Dino Dads: Original Mr. Mom
Male raptors sat on the eggs while females went out foraging
By Rob Quinn,  Newser Staff
Posted Dec 19, 2008 7:43 AM CST
Cinnamon teal duck eggs lie in a nest Monday, June 30, 2008. Scientists speculate that the brooding behavior of today's birds, where the male often plays a large role, may have started with dinosaurs.   (AP Photo/Douglas C. Pizac)
camera-icon View 2 more images

(Newser) – Some of the fearsome birdlike predators of the Cretaceous and Jurassic ages had a softer side as stay-at-home dads, a team of paleontologists says. The researchers analyzed leg bones found on nests of unhatched eggs and concluded that in at least three dinosaur genuses, it was the males who guarded and incubated the eggs, the Washington Post reports.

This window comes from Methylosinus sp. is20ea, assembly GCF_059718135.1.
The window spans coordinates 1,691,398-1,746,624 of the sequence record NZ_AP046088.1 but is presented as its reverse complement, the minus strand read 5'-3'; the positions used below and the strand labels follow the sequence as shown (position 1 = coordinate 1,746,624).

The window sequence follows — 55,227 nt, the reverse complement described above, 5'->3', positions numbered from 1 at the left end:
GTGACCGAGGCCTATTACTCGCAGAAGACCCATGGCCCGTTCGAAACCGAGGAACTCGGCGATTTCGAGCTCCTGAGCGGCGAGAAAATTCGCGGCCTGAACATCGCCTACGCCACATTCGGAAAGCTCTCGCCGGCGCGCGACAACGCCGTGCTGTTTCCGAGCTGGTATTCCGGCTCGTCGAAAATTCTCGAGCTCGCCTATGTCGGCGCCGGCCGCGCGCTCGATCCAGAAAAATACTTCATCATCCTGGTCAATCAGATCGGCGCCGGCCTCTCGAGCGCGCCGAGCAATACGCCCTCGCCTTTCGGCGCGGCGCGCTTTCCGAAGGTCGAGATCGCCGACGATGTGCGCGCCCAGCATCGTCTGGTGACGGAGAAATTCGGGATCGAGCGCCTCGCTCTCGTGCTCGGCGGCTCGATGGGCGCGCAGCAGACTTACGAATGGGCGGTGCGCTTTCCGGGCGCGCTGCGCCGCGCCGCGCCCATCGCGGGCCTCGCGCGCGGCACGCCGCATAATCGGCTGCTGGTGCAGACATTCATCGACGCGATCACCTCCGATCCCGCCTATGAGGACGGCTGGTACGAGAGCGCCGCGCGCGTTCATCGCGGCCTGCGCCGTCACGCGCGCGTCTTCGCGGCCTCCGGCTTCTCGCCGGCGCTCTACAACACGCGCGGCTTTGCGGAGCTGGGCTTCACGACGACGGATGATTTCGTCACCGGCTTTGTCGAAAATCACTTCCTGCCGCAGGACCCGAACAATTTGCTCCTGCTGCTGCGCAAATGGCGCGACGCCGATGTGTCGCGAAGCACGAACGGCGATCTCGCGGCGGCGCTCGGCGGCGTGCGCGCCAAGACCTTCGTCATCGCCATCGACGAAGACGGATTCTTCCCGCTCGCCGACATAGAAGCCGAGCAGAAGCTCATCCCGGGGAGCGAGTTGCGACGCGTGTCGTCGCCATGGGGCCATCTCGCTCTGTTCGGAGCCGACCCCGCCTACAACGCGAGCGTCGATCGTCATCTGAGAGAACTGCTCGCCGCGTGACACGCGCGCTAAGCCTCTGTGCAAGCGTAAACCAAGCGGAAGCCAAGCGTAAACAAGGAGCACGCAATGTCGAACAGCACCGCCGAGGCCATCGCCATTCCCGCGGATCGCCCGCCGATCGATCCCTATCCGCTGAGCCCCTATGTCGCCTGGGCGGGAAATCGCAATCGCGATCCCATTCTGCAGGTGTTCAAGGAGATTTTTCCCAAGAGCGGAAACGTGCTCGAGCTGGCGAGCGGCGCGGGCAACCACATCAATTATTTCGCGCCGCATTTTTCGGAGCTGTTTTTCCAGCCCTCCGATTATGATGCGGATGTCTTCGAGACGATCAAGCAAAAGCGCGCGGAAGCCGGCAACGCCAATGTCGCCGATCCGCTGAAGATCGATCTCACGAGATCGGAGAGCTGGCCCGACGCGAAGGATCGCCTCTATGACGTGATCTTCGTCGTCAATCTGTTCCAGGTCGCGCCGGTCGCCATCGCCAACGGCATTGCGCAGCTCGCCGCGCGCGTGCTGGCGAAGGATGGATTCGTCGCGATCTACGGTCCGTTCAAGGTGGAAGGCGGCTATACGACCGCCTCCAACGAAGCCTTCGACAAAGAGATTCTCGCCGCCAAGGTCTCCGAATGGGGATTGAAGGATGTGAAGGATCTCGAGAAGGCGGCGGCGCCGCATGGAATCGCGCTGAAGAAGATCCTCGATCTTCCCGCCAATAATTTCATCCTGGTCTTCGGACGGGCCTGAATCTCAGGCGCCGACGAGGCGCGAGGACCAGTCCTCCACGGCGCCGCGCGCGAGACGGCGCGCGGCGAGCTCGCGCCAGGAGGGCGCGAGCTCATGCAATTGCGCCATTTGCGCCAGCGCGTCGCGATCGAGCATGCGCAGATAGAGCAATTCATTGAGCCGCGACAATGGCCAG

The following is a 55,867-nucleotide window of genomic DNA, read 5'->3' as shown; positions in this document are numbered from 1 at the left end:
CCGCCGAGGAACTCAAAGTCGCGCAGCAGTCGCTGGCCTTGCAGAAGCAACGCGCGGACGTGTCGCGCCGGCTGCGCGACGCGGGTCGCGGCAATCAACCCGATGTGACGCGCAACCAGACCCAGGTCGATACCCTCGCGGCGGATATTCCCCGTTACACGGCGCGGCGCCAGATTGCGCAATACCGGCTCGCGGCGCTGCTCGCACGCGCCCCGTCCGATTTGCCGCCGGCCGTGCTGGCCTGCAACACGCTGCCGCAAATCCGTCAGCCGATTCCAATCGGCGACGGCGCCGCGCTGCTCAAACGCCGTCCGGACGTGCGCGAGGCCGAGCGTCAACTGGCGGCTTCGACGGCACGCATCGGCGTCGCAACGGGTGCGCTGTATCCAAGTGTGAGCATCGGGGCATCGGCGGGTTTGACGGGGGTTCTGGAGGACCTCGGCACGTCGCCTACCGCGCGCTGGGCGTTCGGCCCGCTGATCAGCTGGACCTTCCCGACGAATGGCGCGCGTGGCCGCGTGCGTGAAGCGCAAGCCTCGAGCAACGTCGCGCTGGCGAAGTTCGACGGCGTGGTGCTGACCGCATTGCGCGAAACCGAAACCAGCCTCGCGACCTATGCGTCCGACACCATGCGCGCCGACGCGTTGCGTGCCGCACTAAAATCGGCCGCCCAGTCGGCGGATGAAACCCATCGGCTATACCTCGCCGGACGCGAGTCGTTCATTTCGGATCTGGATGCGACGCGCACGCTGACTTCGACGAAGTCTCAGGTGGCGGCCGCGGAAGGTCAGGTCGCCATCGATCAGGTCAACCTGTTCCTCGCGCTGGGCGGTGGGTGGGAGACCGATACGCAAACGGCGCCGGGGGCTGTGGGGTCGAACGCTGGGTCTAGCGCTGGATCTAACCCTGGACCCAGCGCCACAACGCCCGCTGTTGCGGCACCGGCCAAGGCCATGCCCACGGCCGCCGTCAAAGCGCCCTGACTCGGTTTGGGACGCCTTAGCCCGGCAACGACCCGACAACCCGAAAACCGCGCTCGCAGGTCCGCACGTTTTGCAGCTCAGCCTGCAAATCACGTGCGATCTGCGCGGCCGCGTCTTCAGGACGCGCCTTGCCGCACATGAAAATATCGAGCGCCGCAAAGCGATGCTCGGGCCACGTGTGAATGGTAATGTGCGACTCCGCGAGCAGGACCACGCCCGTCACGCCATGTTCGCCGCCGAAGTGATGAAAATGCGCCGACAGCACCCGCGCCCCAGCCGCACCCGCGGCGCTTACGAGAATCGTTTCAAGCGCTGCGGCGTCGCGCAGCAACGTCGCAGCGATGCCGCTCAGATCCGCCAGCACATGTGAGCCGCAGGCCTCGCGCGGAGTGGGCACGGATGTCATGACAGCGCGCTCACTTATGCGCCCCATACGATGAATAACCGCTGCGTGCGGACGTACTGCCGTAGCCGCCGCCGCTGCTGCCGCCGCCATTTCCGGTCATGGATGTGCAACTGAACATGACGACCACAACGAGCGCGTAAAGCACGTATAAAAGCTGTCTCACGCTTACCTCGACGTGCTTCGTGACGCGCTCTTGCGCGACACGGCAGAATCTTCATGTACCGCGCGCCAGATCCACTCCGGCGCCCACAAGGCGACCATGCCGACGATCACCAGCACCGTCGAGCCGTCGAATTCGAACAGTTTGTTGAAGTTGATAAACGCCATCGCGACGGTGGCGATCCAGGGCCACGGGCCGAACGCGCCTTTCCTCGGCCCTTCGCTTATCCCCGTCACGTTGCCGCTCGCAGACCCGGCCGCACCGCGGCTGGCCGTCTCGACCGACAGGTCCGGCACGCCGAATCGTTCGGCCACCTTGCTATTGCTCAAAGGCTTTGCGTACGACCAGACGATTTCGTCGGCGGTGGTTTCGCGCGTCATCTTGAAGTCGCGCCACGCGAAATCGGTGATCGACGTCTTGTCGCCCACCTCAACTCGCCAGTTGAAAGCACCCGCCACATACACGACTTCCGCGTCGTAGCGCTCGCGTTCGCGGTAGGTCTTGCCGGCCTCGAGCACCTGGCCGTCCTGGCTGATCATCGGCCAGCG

The behavior of the carnivorous oviraptors, troodons, and citipati could be explained by the fact that the females needed to eat more food to produce eggs, said one of the researchers, whose work is published in the journal Science. Male parental care is common in birds but very rare in other animals, and the scientists believe the brooding behavior of today's birds may have originated with their dinosaur ancestors.